Six in 10 companies have forked out extra incentives – including pay rises, extra bonuses and private school fees – in order to lure European Union workers since the Brexit referendum, as they attempt to retain the skills they need, new research has found.
Some firms have paid an additional £100,000 in order to secure talent, as EU workers become more reluctant to commit to the UK due to uncertainty about their future immigration status, among a host of other concerns.
The poll of 1,000 human resources directors by immigration law specialists Migrate UK found that 39 per cent of firms have already lost EU employees who have returned home or left to work in another EU country.
A majority of firms in several key sectors of the economy reported finding it harder to find the skilled workers they need since the June 2016 vote to leave the EU.
Financial services businesses have been among the worst affected, with 83 per cent of companies reporting difficulties in recruitment. More than two-thirds of manufacturers and 63 per cent of law firms also said it was now harder to find staff. In IT, the figure was 79 per cent.
Businesses said they were offering a range of incentives, with 12 per cent granting increased salaries and 16 per cent giving EU employees bigger bonuses. Almost one in five companies have offered prospective staff medical insurance, while extra holidays (9 per cent), free accommodation (9 per cent) and school fees (7 per cent) are also popular choices.
Twelve per cent of firms said they pick up the bill for their EU workers’ national permanent residence and British nationality Home Office fees, which cost almost £1,400 in total.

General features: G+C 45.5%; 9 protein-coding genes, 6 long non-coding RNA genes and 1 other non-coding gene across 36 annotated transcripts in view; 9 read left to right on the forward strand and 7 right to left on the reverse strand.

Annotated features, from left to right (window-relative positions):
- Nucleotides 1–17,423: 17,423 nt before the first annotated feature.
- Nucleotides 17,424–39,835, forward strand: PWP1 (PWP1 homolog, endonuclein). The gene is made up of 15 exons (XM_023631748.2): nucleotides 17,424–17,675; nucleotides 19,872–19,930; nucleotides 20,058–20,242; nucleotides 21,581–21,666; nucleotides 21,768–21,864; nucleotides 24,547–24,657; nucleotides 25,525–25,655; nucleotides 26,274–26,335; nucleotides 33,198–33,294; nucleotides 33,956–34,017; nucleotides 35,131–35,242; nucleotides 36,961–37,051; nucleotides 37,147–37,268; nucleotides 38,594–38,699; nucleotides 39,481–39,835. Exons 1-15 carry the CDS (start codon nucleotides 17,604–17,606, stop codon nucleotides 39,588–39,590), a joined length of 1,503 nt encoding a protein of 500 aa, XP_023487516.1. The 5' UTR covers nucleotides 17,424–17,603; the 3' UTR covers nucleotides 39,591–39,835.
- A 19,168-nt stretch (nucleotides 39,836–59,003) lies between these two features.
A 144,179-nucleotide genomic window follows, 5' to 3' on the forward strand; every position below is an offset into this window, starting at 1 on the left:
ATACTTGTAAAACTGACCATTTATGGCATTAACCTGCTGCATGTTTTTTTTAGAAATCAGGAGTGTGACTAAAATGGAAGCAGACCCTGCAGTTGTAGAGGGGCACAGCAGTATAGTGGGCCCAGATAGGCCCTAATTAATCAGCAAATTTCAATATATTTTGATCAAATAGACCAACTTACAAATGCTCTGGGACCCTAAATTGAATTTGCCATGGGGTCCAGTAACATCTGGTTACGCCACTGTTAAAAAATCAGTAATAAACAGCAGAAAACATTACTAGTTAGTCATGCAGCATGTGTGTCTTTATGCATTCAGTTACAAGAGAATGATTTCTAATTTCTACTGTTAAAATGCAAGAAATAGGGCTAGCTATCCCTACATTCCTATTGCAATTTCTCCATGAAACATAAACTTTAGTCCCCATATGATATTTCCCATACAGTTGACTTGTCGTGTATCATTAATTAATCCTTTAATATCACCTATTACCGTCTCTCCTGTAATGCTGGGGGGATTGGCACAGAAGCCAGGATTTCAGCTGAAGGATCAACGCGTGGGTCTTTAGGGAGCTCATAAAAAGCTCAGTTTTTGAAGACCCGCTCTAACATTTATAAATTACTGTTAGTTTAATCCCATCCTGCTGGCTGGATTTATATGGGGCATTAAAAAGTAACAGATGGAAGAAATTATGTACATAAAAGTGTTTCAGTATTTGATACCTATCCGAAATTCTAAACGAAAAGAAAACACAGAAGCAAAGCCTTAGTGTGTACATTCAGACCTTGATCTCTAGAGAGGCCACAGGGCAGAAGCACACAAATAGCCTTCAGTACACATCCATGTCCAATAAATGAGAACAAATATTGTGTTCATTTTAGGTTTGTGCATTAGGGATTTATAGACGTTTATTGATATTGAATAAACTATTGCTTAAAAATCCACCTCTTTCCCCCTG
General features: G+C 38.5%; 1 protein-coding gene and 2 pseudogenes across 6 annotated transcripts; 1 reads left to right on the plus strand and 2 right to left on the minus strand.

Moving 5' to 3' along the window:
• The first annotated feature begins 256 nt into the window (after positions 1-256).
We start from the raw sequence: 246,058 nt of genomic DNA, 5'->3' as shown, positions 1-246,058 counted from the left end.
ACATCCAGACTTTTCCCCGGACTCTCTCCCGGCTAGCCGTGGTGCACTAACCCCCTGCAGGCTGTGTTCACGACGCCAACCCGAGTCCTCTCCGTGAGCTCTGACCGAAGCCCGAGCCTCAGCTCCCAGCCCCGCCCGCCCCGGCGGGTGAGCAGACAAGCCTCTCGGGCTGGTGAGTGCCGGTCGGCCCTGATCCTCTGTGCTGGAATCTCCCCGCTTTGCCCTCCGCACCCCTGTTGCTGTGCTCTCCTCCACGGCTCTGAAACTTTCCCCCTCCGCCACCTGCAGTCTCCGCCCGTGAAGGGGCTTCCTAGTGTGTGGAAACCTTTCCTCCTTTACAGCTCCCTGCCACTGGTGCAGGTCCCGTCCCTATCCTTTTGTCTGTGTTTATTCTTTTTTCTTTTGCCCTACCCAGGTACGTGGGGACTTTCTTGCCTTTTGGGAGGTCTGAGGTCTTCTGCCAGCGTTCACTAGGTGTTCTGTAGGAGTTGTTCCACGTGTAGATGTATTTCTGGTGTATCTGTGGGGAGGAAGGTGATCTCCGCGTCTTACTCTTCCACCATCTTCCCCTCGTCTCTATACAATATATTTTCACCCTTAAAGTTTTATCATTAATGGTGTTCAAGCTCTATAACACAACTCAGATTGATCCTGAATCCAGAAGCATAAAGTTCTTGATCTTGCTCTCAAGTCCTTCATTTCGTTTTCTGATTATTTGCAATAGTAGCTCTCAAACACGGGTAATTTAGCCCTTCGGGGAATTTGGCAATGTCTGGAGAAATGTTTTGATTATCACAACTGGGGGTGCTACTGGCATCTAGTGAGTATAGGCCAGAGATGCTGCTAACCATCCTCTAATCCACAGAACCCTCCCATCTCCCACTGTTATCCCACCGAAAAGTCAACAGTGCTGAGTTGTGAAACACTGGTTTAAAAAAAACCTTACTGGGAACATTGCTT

The figures highlight the significant extra costs already being accrued by companies in the UK, as the country becomes less attractive to some EU nationals and net migration begins to fall as a result of the Brexit vote.
The value of the additional incentives offered ranged from less than £5,000 to £100,000, with the top value cited by 1 per cent of firms. Four in 10 companies said they had offered between £10,000 and £60,000 extra, according to the survey.
Jonathan Beech, managing director at Migrate UK said: “The government’s recently proposed EU settlement scheme, granting settled status to EU citizens who have lived continuously in Britain for five years, will certainly help to stabilise the skills situation. But after two years of uncertainty the government needs to give some form of guarantee that the status of EU workers in the UK is legally binding and safeguarded against any threat of change in the future, otherwise EU workers will just continue to leave.”
Research published earlier this year by the British Chambers of Commerce showed that a skills shortage in the UK was reaching critical levels, with almost three-quarters of services businesses struggling to make the hires they need. The figures come as the UK unemployment sits at a 42 year low of 4.2 per cent, leaving little room for manoeuvre.
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